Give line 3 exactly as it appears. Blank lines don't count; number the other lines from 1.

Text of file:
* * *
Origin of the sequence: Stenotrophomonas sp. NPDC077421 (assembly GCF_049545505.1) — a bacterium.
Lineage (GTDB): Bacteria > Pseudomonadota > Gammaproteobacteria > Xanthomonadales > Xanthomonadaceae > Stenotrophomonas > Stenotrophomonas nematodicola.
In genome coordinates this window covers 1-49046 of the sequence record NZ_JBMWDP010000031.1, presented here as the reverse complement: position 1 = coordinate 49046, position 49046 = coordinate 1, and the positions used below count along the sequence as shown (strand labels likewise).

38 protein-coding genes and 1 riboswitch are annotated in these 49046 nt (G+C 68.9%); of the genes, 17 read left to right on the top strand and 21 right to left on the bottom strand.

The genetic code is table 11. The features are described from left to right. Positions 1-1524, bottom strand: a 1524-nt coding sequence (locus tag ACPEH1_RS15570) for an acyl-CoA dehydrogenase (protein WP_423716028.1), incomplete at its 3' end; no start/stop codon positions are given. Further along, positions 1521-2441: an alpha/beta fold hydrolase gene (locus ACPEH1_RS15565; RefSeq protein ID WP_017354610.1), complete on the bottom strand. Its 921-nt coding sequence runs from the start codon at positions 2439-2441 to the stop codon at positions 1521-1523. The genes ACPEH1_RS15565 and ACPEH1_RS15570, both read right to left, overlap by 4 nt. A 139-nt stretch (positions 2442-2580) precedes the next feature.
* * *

In genome coordinates this window covers 1-49046 of the sequence record NZ_JBMWDP010000031.1, presented here as the reverse complement: position 1 = coordinate 49046, position 49046 = coordinate 1, and the positions used below count along the sequence as shown (strand labels likewise).